“Delta”, a program that allows Ukraine to resist Russia

The Guardian describes a fairly anonymous building near Zaporozhye, Ukraine. A few dozen computer screens glow here, and as many people are focused on real-time updates of the Delta platform, which some in the Ukrainian military consider one of the most important weapons of the Ukrainian military. War against Russia.

Delta is a kind of Google Map of the ongoing war and its noisy fronts, accessible in real time to the Ukrainian military thanks to the wonders of Starlink’s satellite internet. A few clicks and a unit can see where enemy units are, other clicks and observe their likely movements: better predict, plan, aim and strike.

Delta’s simple interface provides a fairly accurate and real-time view of the situation on the ground. Information about each enemy unit, its training, its leaders – everything about it that can be obtained from the Internet or social media.

Delta is the result of an innovation center created by the Ministry of Defense of Ukraine, which also spawned the famous Aerorozvidka, a group dedicated to combat drones since the beginning of the Russian invasion and even long before. showed its decisive importance in modern conflicts.

The software is typical of what makes the difference between the Ukrainian army and the Russian fighter: the latter is a rigid, vertical, old post-Soviet monolith, while the former is too rigid to break out of its straitjacket. vision of things where information flows more fluidly, better authority of each between departments.

Vitali, one of the responsible members of the team, explains this to the Guardian “The main difference between the Russian army and the Ukrainian army is the horizontal relations created between the units”. Vitali adds: “We win because Ukrainians are natural horizontal communicators”.

A doctrine inherited from the Soviet era “top down” When initiatives like Delta offer Ukrainian units and their command multiple opportunities for additional flexibility and initiative, Russian military power comes at a cost.

The software is a manifestation of the “start-up” spirit of the young Ukrainians who started the war, most of them coming from the technology and IT sector.

“They are not bureaucrats of the Defense Ministry. They were part of the private sector and were drafted into the army.”another official of the innovation center told the British daily Tatiana. “Because they have an agile development culture, they started building Delta with their minds and their handshe continues. The creative process is short. You develop, you test, you launch.”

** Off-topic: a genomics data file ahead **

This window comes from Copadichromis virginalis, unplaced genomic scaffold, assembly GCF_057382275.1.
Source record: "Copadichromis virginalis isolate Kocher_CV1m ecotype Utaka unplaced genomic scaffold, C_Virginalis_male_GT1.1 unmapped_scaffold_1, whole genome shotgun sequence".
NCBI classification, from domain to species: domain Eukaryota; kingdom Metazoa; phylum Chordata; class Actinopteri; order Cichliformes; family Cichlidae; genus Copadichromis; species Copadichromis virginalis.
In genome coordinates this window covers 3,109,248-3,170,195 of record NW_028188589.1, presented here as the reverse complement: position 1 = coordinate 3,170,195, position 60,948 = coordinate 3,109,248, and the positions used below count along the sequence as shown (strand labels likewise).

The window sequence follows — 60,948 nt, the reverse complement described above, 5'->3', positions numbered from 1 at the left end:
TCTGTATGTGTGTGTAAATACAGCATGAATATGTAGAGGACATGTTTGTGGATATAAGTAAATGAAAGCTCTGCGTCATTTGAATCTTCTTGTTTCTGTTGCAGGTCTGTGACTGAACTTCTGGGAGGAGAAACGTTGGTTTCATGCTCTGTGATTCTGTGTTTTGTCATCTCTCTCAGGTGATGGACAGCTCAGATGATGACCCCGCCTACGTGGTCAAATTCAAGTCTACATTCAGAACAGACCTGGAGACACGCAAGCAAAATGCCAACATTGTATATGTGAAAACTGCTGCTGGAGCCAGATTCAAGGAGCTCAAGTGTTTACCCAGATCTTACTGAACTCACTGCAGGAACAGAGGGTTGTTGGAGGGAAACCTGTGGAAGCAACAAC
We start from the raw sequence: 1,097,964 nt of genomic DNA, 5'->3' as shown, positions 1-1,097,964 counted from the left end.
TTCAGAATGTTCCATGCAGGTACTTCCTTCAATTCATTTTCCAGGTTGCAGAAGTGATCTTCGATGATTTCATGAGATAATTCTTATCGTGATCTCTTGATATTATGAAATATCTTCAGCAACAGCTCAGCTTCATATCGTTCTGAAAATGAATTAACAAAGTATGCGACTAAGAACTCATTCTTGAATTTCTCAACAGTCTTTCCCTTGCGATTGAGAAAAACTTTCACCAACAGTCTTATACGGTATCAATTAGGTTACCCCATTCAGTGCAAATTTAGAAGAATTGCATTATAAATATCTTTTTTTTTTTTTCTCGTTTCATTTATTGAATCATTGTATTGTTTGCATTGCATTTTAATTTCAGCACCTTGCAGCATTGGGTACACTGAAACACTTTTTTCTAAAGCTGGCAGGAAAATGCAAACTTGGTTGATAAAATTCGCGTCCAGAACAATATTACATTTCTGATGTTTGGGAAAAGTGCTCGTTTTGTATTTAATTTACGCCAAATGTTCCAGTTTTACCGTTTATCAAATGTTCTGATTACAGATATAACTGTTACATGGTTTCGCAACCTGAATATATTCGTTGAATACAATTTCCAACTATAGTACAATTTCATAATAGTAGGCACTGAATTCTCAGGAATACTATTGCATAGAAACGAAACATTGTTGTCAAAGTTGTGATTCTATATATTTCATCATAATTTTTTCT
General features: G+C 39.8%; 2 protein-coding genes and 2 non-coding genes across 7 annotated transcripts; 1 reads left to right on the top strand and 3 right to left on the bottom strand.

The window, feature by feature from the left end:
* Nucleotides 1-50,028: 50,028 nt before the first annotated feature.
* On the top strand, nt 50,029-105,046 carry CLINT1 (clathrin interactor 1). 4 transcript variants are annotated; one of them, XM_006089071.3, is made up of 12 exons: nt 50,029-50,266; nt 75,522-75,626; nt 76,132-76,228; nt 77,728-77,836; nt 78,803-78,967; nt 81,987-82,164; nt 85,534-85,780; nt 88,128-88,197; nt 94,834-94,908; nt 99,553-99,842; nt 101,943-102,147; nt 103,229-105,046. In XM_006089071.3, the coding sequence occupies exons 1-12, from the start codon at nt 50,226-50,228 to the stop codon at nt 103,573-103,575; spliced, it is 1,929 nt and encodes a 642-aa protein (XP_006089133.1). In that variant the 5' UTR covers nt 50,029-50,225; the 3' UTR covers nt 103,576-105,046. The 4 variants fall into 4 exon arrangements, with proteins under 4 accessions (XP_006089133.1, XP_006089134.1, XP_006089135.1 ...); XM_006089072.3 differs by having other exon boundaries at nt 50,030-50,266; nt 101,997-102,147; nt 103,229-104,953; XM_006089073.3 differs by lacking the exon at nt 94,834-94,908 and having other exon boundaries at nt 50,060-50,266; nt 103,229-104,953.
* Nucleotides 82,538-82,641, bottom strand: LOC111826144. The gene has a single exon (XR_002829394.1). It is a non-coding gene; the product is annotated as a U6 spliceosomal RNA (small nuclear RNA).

“Our bullets are information”

In the center of Zaporizhia, moreover, there is little or no uniform, only one of six “centers” of the same type installed outside the main fronts of the war, where they handle this valuable information.

Specialists of OSINT (“Open source intelligence”, intelligence in open source) are responsible for browsing social networks, searching for any information, writings, photos, geolocation that allows real-time information about the nature, location and movements of Delta. of enemy units.

As a recent Wall Street Journal article explained, they can also rely on valuable information sent by Ukrainian quidams, who have become invaluable informants across the border and in the occupied territories, and which Russia cannot do anything about.

Elsewhere in the center, a workshop dedicated to the development, repair or testing of drones, often of civilian origin and also widely used to gather a continuous flow of military intelligence centralized by Delta.

Of course, Delta should be as integrated as possible – its programmers do their best to connect accepted Western weapons to it – and is generally available to any unit with software and an Internet connection thanks to Starlink. . The platform is also based on satellite images provided by allied countries or various private firms that have their eyes on the sky in the service of Ukraine.

To further sharpen this knowledge of the situation, analyzes and highlights are made daily and made available to anyone who wants to use them.

The Guardian reports that attention is currently focused on the city of Melitopol, which has been occupied by the Russians, turning it into an important logistics hub and where Ukrainian forces struck a base in December.

However, not all of the Ukrainian army uses Delta: in an institution whose oldest personnel were trained in the Soviet era, the transition to the modern era of warfare and the above-mentioned horizontality is not always easy. But it’s probably only a matter of time before the software becomes more formally accepted and universally used.

“It’s a great story, Shlomo explains about his work on the Delta, we write what will change war. Our weapons are computers. Our bullets are information.”

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